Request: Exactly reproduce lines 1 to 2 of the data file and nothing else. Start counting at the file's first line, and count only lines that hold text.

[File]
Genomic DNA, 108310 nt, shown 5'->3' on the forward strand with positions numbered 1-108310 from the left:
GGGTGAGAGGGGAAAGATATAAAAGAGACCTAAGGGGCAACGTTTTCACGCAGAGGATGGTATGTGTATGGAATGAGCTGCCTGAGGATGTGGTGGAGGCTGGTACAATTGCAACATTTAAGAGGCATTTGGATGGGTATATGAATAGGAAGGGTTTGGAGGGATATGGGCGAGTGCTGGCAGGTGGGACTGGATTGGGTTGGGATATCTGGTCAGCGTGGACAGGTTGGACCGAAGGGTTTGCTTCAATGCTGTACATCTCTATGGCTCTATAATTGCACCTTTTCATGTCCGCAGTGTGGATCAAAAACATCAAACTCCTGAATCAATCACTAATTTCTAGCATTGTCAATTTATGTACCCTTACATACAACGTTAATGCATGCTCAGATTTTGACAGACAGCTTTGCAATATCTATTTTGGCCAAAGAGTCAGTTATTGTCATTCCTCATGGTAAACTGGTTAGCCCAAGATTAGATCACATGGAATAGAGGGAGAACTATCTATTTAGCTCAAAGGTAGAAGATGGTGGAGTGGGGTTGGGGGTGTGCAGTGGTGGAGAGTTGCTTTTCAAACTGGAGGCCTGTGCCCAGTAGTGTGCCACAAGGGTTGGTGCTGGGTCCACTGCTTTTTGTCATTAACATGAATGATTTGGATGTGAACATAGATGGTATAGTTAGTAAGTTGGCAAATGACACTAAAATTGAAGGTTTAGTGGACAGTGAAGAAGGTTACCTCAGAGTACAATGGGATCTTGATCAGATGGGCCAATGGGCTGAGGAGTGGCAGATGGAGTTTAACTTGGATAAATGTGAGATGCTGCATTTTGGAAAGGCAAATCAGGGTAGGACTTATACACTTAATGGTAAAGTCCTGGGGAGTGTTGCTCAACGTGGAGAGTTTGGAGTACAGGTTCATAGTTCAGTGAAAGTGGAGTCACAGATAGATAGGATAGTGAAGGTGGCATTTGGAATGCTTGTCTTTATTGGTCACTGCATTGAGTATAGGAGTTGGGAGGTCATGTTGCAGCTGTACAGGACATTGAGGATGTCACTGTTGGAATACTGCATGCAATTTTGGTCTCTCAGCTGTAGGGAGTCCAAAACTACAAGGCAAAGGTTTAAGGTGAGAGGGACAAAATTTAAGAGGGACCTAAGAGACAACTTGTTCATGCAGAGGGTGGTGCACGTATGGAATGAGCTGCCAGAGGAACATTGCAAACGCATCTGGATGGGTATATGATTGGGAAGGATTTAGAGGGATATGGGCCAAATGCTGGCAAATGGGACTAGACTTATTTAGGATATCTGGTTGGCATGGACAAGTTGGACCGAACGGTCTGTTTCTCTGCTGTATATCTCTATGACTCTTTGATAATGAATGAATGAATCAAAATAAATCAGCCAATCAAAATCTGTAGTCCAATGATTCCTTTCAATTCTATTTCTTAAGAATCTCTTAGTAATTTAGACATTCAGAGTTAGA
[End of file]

Genomic DNA, 108310 nt, shown 5'->3' on the forward strand with positions numbered 1-108310 from the left:
GGGTGAGAGGGGAAAGATATAAAAGAGACCTAAGGGGCAACGTTTTCACGCAGAGGATGGTATGTGTATGGAATGAGCTGCCTGAGGATGTGGTGGAGGCTGGTACAATTGCAACATTTAAGAGGCATTTGGATGGGTATATGAATAGGAAGGGTTTGGAGGGATATGGGCGAGTGCTGGCAGGTGGGACTGGATTGGGTTGGGATATCTGGTCAGCGTGGACAGGTTGGACCGAAGGGTTTGCTTCAATGCTGTACATCTCTATGGCTCTATAATTGCACCTTTTCATGTCCGCAGTGTGGATCAAAAACATCAAACTCCTGAATCAATCACTAATTTCTAGCATTGTCAATTTATGTACCCTTACATACAACGTTAATGCATGCTCAGATTTTGACAGACAGCTTTGCAATATCTATTTTGGCCAAAGAGTCAGTTATTGTCATTCCTCATGGTAAACTGGTTAGCCCAAGATTAGATCACATGGAATAGAGGGAGAACTATCTATTTAGCTCAAAGGTAGAAGATGGTGGAGTGGGGTTGGGGGTGTGCAGTGGTGGAGAGTTGCTTTTCAAACTGGAGGCCTGTGCCCAGTAGTGTGCCACAAGGGTTGGTGCTGGGTCCACTGCTTTTTGTCATTAACATGAATGATTTGGATGTGAACATAGATGGTATAGTTAGTAAGTTGGCAAATGACACTAAAATTGAAGGTTTAGTGGACAGTGAAGAAGGTTACCTCAGAGTACAATGGGATCTTGATCAGATGGGCCAATGGGCTGAGGAGTGGCAGATGGAGTTTAACTTGGATAAATGTGAGATGCTGCATTTTGGAAAGGCAAATCAGGGTAGGACTTATACACTTAATGGTAAAGTCCTGGGGAGTGTTGCTCAACGTGGAGAGTTTGGAGTACAGGTTCATAGTTCAGTGAAAGTGGAGTCACAGATAGATAGGATAGTGAAGGTGGCATTTGGAATGCTTGTCTTTATTGGTCACTGCATTGAGTATAGGAGTTGGGAGGTCATGTTGCAGCTGTACAGGACATTGAGGATGTCACTGTTGGAATACTGCATGCAATTTTGGTCTCTCAGCTGTAGGGAGTCCAAAACTACAAGGCAAAGGTTTAAGGTGAGAGGGACAAAATTTAAGAGGGACCTAAGAGACAACTTGTTCATGCAGAGGGTGGTGCACGTATGGAATGAGCTGCCAGAGGAACATTGCAAACGCATCTGGATGGGTATATGATTGGGAAGGATTTAGAGGGATATGGGCCAAATGCTGGCAAATGGGACTAGACTTATTTAGGATATCTGGTTGGCATGGACAAGTTGGACCGAACGGTCTGTTTCTCTGCTGTATATCTCTATGACTCTTTGATAATGAATGAATGAATCAAAATAAATCAGCCAATCAAAATCTGTAGTCCAATGATTCCTTTCAATTCTATTTCTTAAGAATCTCTTAGTAATTTAGACATTCAGAGTTAGA